Mr Biden’s comments on Thursday are expected to give Democratic activists new hope that he will tackle the filibuster. He also said he supported the idea of ​​bringing back a rule that would require senators to filibuster by speaking and automatically terminating proceedings once two senators have given their speeches.

The president spoke about the filibuster during a 90-minute event in which he also expressed confidence that Democrats were closer to a deal on his broad domestic policy agenda, which he said would exceed the Affordable Care Act in its scope and impact on American society.

To move this package forward despite Republicans’ unanimous opposition, Democrats are using a fast-track budget process known as reconciliation, which protects tax laws from obstruction. But Mr. Biden needs the support of the 50 Senate Democrats and nearly every House Democrat.

“We’re down to four or five questions, which I’m not going to negotiate on national television,” he said. Lawmakers and aides familiar with the discussion say the talks are largely focused on up to $ 2,000 billion in spending over 10 years.

But after weeks of largely shrouded in talks, the president presented a detailed assessment of how he and Congressional Democrats were scaling back an initial $ 3.5 trillion plan, including negotiations with two centrist refractories, Senators. Joe Manchin III from West Virginia and Kyrsten Sinema from Arizona.

Mr Biden acknowledged that expanding Medicare benefits to cover dental care, vision and hearing – long championed by Senator Bernie Sanders of Vermont, chairman of the Senate Budget Committee – was “a reach” to because of Mr. Manchin and, according to him, of Ms. Manchin. Sinema. Instead, the president said they were looking to provide an $ 800 voucher for dental care. Ms Sinema seemed open to the benefit of the hearing, he added, and negotiations continued on the vision.

“Look, in the United States Senate, when you have 50 Democrats, everyone is president,” Biden said.

He has publicly admitted that his plans to raise the corporate tax rate could be left out of the bill due to opposition from Ms. Sinema.

“She says she won’t take a single dime in corporate tax and / or the wealthy, period,” Biden said. “And so that’s where it kind of falls apart.”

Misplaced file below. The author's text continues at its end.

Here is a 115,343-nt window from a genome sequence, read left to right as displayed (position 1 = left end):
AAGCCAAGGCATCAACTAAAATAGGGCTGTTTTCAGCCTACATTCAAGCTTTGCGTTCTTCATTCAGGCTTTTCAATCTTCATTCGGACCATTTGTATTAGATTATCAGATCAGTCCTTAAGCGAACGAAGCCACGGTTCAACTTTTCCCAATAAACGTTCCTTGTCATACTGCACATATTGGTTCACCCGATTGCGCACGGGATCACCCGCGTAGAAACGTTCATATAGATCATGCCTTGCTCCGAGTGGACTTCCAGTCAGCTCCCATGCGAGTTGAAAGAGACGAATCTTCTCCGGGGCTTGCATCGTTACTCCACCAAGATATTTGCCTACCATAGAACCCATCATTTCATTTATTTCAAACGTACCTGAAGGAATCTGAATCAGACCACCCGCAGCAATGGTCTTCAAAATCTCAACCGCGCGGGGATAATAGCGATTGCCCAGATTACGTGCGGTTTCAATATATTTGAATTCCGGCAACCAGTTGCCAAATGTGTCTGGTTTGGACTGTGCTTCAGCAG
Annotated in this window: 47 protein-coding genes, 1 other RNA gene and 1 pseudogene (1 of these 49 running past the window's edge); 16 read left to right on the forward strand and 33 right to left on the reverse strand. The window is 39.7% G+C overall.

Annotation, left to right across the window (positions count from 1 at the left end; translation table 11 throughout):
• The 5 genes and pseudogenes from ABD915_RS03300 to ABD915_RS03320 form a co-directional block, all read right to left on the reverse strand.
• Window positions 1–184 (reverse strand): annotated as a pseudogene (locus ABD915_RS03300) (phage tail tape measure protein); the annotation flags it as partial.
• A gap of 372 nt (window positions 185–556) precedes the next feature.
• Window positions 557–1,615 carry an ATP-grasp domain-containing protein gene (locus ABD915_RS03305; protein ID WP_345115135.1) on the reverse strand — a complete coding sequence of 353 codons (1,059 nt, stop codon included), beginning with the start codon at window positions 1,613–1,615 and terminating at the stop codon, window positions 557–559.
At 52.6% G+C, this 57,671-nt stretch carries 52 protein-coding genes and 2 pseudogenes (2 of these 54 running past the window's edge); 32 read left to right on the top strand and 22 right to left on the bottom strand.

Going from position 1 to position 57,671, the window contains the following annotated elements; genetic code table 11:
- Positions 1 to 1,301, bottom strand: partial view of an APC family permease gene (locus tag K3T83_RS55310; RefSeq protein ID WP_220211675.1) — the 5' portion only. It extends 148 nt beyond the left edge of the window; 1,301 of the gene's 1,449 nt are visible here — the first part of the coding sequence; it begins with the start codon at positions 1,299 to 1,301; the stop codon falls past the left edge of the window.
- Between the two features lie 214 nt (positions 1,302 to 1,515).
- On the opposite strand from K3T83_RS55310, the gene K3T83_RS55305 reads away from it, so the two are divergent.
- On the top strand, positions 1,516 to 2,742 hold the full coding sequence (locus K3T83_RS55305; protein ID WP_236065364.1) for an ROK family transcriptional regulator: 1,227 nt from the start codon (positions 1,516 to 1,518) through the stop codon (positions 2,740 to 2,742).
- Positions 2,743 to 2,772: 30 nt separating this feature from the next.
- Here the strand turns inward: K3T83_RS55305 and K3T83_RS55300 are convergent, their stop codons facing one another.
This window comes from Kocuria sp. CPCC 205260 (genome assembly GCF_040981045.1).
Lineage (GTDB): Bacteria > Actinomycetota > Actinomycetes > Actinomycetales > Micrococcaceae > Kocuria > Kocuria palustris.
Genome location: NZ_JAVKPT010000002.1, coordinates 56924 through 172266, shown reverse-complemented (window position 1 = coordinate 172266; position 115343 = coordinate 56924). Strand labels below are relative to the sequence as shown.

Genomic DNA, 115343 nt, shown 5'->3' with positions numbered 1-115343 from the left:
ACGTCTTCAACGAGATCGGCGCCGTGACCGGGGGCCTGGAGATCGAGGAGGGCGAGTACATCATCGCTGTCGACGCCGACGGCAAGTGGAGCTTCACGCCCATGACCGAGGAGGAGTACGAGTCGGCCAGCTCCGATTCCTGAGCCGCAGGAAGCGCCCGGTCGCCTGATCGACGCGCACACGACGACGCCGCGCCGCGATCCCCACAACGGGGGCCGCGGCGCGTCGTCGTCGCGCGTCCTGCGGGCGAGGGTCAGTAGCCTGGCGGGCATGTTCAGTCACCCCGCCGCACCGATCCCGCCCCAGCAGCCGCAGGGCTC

Ms. Sinema has privately pledged to enact enough alternative tax arrangements to fully fund up to $ 2 trillion in spending, a person familiar with her thinking said. A White House official later clarified that the president was specifically referring to the corporate rate.

But while Ms Sinema supported Mr Biden’s environmental agenda and much of his proposed spending, he said, Mr Manchin remained opposed to a clean electricity program. Instead, the president said, he pushed Mr Manchin, who has hesitant to spend more than $ 1.5 trillion, to approve the reorientation of approximately $ 150 billion set aside for the program towards other policies that would encourage climate-friendly actions.

“Joe is ready for me to convince him that I can use it to increase environmental progress without it being this particular deal,” Biden said.

He also conceded that two years of free community college would be removed from the plan due to opposition from Mr. Manchin and at least one other Democrat, and instead looking to increase the money available for Pell Grants. . The length of a federal paid family and medical leave program had been reduced to four weeks instead of 12, Biden said. And he rejected a proposal, which was reportedly raised by Mr Manchin, that an increase in monthly payments to families with children should have a work requirement.

Carl Hulse contributed reports.

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Newsrust - US Top News: Biden is open to removing filibuster for "and maybe more" voting rights bill
Biden is open to removing filibuster for "and maybe more" voting rights bill
Newsrust - US Top News